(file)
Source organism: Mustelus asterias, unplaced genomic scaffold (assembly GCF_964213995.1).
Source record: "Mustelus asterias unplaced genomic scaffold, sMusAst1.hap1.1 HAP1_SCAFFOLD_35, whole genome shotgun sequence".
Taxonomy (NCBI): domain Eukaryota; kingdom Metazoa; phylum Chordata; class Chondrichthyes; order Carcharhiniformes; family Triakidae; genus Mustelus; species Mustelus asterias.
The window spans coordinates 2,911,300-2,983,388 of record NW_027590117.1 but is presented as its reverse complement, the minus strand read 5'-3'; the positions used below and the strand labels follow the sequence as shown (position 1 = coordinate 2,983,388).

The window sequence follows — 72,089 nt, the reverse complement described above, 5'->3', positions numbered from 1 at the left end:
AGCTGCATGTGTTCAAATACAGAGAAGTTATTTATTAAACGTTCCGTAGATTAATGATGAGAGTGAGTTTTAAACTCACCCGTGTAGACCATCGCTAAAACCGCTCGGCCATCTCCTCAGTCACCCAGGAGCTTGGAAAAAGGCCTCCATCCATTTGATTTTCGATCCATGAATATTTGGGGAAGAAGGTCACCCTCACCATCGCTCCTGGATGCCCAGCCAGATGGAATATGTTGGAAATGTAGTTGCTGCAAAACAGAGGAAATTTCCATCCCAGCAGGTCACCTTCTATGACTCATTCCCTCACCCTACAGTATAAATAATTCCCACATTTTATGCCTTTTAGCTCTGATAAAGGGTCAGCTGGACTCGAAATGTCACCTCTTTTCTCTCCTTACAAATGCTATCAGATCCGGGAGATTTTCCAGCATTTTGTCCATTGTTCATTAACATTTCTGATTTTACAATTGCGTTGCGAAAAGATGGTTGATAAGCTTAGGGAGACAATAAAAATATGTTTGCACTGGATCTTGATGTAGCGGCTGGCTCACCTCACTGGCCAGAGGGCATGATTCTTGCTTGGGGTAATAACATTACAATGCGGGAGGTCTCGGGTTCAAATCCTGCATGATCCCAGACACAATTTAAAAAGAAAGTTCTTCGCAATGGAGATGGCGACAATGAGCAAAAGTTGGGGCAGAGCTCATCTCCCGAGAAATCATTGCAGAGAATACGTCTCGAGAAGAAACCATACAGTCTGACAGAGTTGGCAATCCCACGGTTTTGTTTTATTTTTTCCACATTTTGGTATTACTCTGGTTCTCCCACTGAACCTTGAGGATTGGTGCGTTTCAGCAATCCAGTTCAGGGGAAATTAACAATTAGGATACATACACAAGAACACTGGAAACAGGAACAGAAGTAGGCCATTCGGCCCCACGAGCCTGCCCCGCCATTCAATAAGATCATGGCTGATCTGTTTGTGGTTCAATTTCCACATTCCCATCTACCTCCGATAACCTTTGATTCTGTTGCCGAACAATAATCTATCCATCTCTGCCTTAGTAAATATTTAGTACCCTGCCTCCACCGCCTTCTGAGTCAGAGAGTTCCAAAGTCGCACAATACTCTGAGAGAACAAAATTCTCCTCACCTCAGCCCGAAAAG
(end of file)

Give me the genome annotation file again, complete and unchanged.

Source organism: Mustelus asterias, unplaced genomic scaffold (assembly GCF_964213995.1).
Source record: "Mustelus asterias unplaced genomic scaffold, sMusAst1.hap1.1 HAP1_SCAFFOLD_35, whole genome shotgun sequence".
Taxonomy (NCBI): domain Eukaryota; kingdom Metazoa; phylum Chordata; class Chondrichthyes; order Carcharhiniformes; family Triakidae; genus Mustelus; species Mustelus asterias.
The window spans coordinates 2,911,300-2,983,388 of record NW_027590117.1 but is presented as its reverse complement, the minus strand read 5'-3'; the positions used below and the strand labels follow the sequence as shown (position 1 = coordinate 2,983,388).

The window sequence follows — 72,089 nt, the reverse complement described above, 5'->3', positions numbered from 1 at the left end:
AGCTGCATGTGTTCAAATACAGAGAAGTTATTTATTAAACGTTCCGTAGATTAATGATGAGAGTGAGTTTTAAACTCACCCGTGTAGACCATCGCTAAAACCGCTCGGCCATCTCCTCAGTCACCCAGGAGCTTGGAAAAAGGCCTCCATCCATTTGATTTTCGATCCATGAATATTTGGGGAAGAAGGTCACCCTCACCATCGCTCCTGGATGCCCAGCCAGATGGAATATGTTGGAAATGTAGTTGCTGCAAAACAGAGGAAATTTCCATCCCAGCAGGTCACCTTCTATGACTCATTCCCTCACCCTACAGTATAAATAATTCCCACATTTTATGCCTTTTAGCTCTGATAAAGGGTCAGCTGGACTCGAAATGTCACCTCTTTTCTCTCCTTACAAATGCTATCAGATCCGGGAGATTTTCCAGCATTTTGTCCATTGTTCATTAACATTTCTGATTTTACAATTGCGTTGCGAAAAGATGGTTGATAAGCTTAGGGAGACAATAAAAATATGTTTGCACTGGATCTTGATGTAGCGGCTGGCTCACCTCACTGGCCAGAGGGCATGATTCTTGCTTGGGGTAATAACATTACAATGCGGGAGGTCTCGGGTTCAAATCCTGCATGATCCCAGACACAATTTAAAAAGAAAGTTCTTCGCAATGGAGATGGCGACAATGAGCAAAAGTTGGGGCAGAGCTCATCTCCCGAGAAATCATTGCAGAGAATACGTCTCGAGAAGAAACCATACAGTCTGACAGAGTTGGCAATCCCACGGTTTTGTTTTATTTTTTCCACATTTTGGTATTACTCTGGTTCTCCCACTGAACCTTGAGGATTGGTGCGTTTCAGCAATCCAGTTCAGGGGAAATTAACAATTAGGATACATACACAAGAACACTGGAAACAGGAACAGAAGTAGGCCATTCGGCCCCACGAGCCTGCCCCGCCATTCAATAAGATCATGGCTGATCTGTTTGTGGTTCAATTTCCACATTCCCATCTACCTCCGATAACCTTTGATTCTGTTGCCGAACAATAATCTATCCATCTCTGCCTTAGTAAATATTTAGTACCCTGCCTCCACCGCCTTCTGAGTCAGAGAGTTCCAAAGTCGCACAATACTCTGAGAGAACAAAATTCTCCTCACCTCAGCCCGAAAAG